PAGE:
I saw this last Monday, and bookmarked it with a promise to try it soon. Soon came Friday afternoon and my husband wrapped up a tough week at work, and I wanted to do something a little special for him. This cake was it. It was so delicious on its own, although a little vanilla ice cream and chocolate sauce didn’t hurt. :)

    I’m making it again this week or next week (it comes together surprisingly quickly!) and we’re going to slice it and freeze it in portions. Then I’m going to send a copy of this to my mother-in-law. I think she’ll like it, and she’ll have fun putting her own spin on it. :)

    Reply
  26. Cookinsista

    Picture this…thick slices of this loaf dunked in lucious vanilla egg custard, fried gently in butter. YES Chocolate French Toast!!! OMG!!
    Topped with lighty sweetened whipped cream and fresh strawberries! I’m so excited and I just can’t hide it, can’t wait to try it!

    Reply
  27. Cbierl

    I made this wonderful tasting cake today. I substituted KAF self rising flour for the flour, baking powder, and salt. After letting it rest I turned it out. The cake bottom came out separate from the rest and the loaf almost broke in two. It was very light and fully cooked. What did I do wrong?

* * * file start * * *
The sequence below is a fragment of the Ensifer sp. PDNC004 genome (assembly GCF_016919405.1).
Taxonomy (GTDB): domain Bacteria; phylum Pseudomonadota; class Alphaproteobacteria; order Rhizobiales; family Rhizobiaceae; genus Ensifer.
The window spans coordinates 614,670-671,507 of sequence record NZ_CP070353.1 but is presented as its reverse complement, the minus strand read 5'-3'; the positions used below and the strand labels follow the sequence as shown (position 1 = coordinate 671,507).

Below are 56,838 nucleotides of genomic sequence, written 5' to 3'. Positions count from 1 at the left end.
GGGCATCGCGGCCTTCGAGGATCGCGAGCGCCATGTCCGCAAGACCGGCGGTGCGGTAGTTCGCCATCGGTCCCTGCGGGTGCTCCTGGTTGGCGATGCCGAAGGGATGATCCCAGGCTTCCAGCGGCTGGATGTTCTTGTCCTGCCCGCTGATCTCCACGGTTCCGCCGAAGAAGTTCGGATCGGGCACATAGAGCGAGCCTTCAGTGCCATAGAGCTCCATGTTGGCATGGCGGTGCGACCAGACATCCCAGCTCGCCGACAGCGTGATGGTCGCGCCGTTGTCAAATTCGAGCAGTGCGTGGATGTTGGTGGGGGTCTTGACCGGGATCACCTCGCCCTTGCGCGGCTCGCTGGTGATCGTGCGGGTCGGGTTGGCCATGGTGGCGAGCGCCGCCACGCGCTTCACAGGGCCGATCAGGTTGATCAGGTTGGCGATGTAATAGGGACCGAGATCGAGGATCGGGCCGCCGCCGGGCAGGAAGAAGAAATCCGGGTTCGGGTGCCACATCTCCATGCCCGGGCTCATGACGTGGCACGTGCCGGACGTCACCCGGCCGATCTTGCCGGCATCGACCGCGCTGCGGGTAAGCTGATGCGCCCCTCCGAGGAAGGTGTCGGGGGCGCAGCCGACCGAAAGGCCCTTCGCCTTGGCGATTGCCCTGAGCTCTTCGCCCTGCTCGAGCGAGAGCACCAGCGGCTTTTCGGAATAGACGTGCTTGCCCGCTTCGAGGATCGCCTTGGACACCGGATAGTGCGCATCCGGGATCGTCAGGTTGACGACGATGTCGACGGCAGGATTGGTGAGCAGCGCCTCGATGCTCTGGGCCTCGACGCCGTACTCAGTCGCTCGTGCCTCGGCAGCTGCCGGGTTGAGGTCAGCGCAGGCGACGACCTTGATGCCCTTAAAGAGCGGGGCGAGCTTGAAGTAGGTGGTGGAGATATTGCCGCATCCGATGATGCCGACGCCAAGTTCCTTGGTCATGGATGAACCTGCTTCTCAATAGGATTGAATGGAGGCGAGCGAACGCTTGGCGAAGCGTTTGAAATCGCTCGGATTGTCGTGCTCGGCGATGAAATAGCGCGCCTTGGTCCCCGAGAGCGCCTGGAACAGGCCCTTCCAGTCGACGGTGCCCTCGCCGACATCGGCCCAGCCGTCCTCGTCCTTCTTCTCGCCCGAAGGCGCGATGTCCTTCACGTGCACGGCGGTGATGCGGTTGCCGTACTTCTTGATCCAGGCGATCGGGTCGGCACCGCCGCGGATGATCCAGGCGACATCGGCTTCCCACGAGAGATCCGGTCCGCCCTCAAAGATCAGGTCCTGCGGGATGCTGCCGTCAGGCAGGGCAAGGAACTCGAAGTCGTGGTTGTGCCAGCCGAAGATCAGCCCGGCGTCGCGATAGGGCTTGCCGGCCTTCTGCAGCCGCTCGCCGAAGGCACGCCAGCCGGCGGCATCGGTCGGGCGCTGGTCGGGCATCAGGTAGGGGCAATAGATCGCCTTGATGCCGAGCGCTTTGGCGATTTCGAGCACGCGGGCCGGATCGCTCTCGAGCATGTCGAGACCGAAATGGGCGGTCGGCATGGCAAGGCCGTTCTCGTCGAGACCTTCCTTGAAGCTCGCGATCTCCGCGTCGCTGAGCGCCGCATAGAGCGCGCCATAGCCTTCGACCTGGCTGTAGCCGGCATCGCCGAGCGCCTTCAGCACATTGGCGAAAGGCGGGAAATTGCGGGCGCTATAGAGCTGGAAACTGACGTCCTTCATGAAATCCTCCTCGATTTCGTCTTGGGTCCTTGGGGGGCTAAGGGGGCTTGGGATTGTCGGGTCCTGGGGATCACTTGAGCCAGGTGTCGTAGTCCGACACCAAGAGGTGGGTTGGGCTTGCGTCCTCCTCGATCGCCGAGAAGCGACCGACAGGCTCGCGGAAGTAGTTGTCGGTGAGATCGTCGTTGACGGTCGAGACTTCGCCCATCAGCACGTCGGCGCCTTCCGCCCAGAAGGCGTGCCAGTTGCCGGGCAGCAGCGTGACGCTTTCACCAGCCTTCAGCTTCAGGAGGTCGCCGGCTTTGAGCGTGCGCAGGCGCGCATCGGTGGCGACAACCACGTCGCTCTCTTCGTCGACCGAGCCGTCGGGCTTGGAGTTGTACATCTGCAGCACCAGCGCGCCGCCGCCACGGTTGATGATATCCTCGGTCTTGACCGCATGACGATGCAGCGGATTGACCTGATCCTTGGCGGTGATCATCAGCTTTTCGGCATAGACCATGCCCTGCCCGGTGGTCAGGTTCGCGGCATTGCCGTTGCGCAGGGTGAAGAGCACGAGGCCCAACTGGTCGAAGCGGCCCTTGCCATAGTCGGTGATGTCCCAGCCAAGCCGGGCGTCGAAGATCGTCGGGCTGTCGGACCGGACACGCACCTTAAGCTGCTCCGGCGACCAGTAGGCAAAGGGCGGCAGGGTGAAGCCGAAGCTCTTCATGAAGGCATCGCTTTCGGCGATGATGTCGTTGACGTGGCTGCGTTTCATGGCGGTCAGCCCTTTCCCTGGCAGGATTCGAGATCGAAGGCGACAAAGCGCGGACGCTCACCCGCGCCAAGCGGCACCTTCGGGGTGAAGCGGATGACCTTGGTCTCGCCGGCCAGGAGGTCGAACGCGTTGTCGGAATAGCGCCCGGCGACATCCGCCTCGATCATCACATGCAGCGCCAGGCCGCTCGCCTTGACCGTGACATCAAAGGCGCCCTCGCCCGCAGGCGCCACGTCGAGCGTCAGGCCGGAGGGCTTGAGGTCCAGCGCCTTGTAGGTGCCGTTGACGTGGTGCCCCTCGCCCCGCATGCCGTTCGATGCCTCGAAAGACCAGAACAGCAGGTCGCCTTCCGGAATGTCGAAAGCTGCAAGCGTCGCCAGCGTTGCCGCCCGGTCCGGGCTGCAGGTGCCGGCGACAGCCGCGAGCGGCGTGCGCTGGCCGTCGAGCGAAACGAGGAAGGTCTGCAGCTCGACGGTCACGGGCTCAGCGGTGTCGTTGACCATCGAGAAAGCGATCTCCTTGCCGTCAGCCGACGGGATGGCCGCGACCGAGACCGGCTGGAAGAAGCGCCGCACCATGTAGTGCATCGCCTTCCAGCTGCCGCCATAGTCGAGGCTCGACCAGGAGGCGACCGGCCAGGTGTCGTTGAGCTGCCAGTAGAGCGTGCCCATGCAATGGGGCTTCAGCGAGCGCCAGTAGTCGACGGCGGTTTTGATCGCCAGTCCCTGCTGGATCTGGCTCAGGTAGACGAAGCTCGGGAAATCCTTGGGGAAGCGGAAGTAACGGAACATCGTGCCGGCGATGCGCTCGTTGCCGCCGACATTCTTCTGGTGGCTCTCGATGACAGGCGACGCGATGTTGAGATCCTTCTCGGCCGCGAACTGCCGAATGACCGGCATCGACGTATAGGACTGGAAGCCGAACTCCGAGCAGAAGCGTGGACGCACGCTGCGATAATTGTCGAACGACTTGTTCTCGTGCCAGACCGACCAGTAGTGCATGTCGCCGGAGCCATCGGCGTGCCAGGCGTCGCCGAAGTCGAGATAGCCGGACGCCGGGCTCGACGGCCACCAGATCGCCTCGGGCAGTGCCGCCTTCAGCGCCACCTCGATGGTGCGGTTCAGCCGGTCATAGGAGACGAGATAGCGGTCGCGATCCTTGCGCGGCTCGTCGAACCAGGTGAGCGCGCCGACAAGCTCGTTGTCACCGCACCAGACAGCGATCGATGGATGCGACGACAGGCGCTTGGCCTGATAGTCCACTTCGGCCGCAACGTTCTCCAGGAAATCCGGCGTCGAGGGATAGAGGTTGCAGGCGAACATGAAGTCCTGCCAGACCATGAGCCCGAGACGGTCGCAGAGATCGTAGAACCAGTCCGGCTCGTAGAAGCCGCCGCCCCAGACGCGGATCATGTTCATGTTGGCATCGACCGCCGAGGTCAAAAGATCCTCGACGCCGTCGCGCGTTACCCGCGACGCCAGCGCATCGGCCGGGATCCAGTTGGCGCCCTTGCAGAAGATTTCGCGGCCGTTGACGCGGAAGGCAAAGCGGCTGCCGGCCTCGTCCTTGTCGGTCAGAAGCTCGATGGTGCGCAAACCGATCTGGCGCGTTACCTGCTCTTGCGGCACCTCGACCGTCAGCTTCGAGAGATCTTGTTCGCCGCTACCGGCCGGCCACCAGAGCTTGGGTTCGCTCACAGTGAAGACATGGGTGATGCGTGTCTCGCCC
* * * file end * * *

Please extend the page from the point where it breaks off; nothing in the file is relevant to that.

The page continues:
Reply
    1. The Baker's Hotline

      I am sorry the loaf did not stay in tact! We have not tested this recipe using self rising flour. It may not be a good candidate for self rising flour Cbierl. Using the SRF is introducing more baking powder than what the recipe needs. Elisabeth@KAF

  28. Valarie

    I’m looking to replicate the Trader Joe’s peppermint loaf. If I add chocolate chips and peppermint extract will I need to change the amount of fat?

    Reply
    1. PJ Hamel , post author

      No, no need to change the amount of fat so long as the chips aren’t melted before adding. Good luck! PJH